Wolfgang Amadeus Mozart was born on January 27, 1756. For the 15th consecutive year, Roger Wiesmeyer’s Mozart in Nashville will present concert celebrations in honor of the Austrian wunderkind’s birthday. As in years past, this year’s events feature an ensemble of local musicians – including members of the Nashville Symphony, free-lance professionals, and amateurs – who will perform two benefit concerts for a local charity featuring music by Amadeus.
This year’s concerts will take place:
Friday, January 13, noon, at St. George’s Episcopal Church, 4715 Harding Road, Nashville.
Monday, January 23, 7 pm, at Edgehill United Methodist Church, 1502 Edgehill Avenue, Nashville.
This year’s concerts feature:
Piano Sonata in B flat Major, K. 333
Roger Wiesmeyer, piano solo
Bassoon Concerto in B flat Major, K. 191/186e
Gil Perel, bassoon solo
Mozart Birthday Festival Orchestra
Proceeds will benefit the Mary Parrish Center for victims of domestic abuse and sexual violence.
This week I sat down with Roger and Gil to talk about the program.
Roger Wiesmeyer (English horn) and Gil Perel (bassoon) have played together as members of the Nashville Symphony’s wind section for more than a dozen years: Roger joined the orchestra in 2001 and Gil in 2003.
“I sit in front of Gil all the time, and he’s a beautiful bassoonist,” said Roger. “He never gets to play (solo) and I thought ‘well I love the Mozart Bassoon Concerto, why don’t we get Gil to play it?’ because he plays mostly contrabassoon with the symphony.”
“Sitting in the solo chair is very, very different.” said Gil. “The Mozart Bassoon Concerto is such an audition piece – it’s the audition piece. Absolutely every audition I’ve ever taken on the bassoon since I was 16 years old has been that piece. I’ve played it a million times! It’s so nice to play it and not have to worry about ‘putting it in a box’ for the audition – to just be able to do what I want to do, and not worry about the way it’s ‘supposed to go’ more than the way I think it should go.”
I asked Gil if he’d ever performed it before.
“Other than as an audition, I’ve never performed it. I’ve been playing it for 23 years! And I’ve never performed it.” he said.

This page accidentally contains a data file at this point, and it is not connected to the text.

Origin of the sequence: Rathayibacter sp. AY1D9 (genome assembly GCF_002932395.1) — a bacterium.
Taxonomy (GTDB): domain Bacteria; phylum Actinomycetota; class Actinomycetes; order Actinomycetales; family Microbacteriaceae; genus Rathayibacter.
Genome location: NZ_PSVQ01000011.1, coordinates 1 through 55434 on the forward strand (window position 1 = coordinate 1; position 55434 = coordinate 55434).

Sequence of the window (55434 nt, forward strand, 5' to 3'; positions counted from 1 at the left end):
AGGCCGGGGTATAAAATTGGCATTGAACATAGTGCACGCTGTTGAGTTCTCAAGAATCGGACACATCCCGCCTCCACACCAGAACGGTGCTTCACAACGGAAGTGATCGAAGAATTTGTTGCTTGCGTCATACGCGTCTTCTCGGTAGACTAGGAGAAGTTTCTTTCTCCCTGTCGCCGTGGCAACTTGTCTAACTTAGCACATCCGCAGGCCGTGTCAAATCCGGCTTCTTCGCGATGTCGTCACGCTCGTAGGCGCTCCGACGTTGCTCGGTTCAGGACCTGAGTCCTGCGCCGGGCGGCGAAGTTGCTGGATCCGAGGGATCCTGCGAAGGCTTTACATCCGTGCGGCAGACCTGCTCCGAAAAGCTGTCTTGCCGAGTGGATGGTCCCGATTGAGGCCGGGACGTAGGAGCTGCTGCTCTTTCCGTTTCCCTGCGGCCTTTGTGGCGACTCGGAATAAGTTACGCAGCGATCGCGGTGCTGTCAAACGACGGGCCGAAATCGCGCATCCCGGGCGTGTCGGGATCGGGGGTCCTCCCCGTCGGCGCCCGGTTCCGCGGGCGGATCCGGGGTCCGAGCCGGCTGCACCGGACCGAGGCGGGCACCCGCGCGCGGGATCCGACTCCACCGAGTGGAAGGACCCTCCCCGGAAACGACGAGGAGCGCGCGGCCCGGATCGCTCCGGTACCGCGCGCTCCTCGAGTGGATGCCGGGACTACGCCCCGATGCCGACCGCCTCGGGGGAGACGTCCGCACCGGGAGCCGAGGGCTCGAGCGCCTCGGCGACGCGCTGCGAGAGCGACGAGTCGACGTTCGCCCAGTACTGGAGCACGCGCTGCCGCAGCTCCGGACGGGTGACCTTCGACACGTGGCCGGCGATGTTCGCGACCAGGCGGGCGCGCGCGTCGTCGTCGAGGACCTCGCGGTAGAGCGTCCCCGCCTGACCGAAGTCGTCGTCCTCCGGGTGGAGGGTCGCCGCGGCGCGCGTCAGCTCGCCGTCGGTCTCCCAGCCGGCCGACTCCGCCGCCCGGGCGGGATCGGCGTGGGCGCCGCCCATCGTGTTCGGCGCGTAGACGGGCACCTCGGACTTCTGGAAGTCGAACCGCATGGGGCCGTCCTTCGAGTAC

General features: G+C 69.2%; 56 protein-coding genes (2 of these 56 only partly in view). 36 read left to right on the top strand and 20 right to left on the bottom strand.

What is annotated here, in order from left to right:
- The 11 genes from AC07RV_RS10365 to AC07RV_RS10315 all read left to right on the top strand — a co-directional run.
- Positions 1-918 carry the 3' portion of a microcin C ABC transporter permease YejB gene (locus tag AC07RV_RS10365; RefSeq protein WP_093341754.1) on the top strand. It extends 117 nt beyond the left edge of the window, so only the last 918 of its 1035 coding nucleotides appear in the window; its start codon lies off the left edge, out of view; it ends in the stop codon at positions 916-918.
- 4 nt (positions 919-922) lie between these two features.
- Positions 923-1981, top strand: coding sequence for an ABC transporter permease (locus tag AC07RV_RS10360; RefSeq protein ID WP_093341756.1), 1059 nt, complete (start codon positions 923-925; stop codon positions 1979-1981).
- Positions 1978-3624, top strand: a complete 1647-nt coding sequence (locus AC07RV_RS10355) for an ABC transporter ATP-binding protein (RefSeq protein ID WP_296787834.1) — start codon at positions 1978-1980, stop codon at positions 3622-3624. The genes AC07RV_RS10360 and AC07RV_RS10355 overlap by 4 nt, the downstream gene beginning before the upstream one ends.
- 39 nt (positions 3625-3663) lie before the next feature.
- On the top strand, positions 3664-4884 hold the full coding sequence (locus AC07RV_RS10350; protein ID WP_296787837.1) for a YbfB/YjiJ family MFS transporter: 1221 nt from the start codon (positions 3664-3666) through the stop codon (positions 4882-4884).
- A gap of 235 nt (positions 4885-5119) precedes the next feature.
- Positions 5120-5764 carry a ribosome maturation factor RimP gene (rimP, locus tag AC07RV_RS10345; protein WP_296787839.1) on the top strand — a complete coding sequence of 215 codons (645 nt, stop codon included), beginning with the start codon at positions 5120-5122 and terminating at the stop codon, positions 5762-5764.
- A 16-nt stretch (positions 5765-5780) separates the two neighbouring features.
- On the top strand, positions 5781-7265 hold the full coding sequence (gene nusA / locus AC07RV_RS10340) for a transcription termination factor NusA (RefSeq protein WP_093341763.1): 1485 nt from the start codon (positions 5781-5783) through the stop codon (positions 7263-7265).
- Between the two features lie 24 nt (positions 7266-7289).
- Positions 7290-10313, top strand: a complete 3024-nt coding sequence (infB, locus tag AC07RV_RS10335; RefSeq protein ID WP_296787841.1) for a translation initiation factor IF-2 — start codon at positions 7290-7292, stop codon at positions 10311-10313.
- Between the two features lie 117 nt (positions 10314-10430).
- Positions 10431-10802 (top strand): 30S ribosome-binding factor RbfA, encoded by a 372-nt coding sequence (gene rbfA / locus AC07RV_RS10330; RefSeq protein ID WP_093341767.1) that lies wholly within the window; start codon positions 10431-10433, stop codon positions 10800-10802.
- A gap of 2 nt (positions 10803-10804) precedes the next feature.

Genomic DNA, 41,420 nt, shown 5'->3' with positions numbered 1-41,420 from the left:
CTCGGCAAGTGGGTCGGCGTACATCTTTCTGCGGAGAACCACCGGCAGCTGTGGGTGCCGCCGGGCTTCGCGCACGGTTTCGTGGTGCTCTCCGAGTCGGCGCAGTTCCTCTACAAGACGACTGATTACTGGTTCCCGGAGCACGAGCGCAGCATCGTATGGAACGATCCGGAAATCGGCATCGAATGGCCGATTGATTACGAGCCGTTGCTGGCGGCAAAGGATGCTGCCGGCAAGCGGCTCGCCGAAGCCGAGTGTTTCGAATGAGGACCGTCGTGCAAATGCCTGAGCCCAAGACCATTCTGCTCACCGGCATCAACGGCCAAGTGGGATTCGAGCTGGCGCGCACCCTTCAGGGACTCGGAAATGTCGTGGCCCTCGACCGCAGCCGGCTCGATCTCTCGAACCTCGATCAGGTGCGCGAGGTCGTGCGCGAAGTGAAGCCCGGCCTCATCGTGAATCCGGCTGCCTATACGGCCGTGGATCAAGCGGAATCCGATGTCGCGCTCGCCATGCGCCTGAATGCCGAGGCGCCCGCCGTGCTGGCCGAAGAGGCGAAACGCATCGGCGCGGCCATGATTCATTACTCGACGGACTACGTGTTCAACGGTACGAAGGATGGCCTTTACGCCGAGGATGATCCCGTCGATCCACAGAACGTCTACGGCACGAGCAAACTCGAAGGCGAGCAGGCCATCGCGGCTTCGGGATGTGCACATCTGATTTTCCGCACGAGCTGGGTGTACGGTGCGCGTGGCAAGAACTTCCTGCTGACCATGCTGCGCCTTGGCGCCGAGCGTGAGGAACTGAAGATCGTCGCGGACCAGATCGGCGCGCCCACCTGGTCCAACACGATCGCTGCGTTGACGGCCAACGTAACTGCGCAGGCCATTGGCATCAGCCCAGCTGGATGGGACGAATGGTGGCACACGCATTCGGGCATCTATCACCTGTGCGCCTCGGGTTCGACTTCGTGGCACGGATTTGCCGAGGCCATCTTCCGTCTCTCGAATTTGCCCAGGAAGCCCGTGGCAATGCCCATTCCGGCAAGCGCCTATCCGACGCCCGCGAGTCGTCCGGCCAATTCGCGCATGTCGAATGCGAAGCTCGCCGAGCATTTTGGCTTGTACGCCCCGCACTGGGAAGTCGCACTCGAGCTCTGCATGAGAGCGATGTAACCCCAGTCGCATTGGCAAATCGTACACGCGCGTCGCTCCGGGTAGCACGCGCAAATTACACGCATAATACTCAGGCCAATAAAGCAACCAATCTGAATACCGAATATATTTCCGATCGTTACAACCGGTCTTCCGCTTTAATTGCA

“That is why the Nashville Concerto Orchestra is here!” said Roger.
“It’s a very early piece.” said Gil. “It’s beautifully written. The joke is: ‘the nicest thing that bassoon players get to play is the worst thing Mozart ever wrote!'” and he laughed. “The first melody is a very simple melody – a simple theme. The second movement is really operatic. The opening measure is used later in (the famous aria) Porgi, amor from The Marriage of Figaro – after the first measure it goes to a different place but you can tell it has the same kind of ambience.”
“The last movement is just a minuet. Roger and I were talking about it, and we think it seems like he was in a rush to finish it. He just….did it. You can tell, when it’s over, it’s just like: five, one! It’s over!
“It’s one of those pieces – as early as it is in Mozart – it’s perfect for the bassoon. It sits in the register beautifully, it’s easy to project the right way for that piece, it fits on the instrument well, even though the instrument is quite different now that it was in the 1770s.
It’s always been in the repertoire. No matter how many times the instrument has been updated, and modernized – bassoonists still have to play the Mozart on it. Nothing compares to the Mozart.”
Gil enthuses about Mozart nearly as effusively as Roger does, and he has long been a participant in Mozart in Nashville concerts. When the Nashville Concerto Orchestra was launched last year, Gil performed a Vivaldi Bassoon Concerto on the first program.
I asked Roger about the B flat piano sonata, which he is performing on the program.
“People say that this sonata is written on such a grand scale that he’s anticipating the piano concertos he was going to write later.” he said. “In fact, he throws a cadenza into the middle of the last movement! which normally we would only have in a concerto.
“I’ve never performed this – this is only the second Mozart piano sonata I’ve performed. He wrote it in 1783, so he was 27, and he was coming back from Linz, on the road – he started it in Linz and finished it in Vienna.”
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Mozart in Nashville is a nonprofit, 501(c)(3) organization dedicated to bringing classical music to those who might not otherwise encounter it. The organization’s activities include the annual Mozart Birthday Concerts; quarterly performances of the Nashville Concerto Orchestra; and small ensemble and solo performances throughout the community, all year round. For more information click here to visit the Mozart in Nashville website.
Proceeds from each Mozart Birthday concert will be split between the venue (the church where the concert takes place) and the Mary Parrish Center in East Nashville. The suggested donation is $10 – no one will be turned away.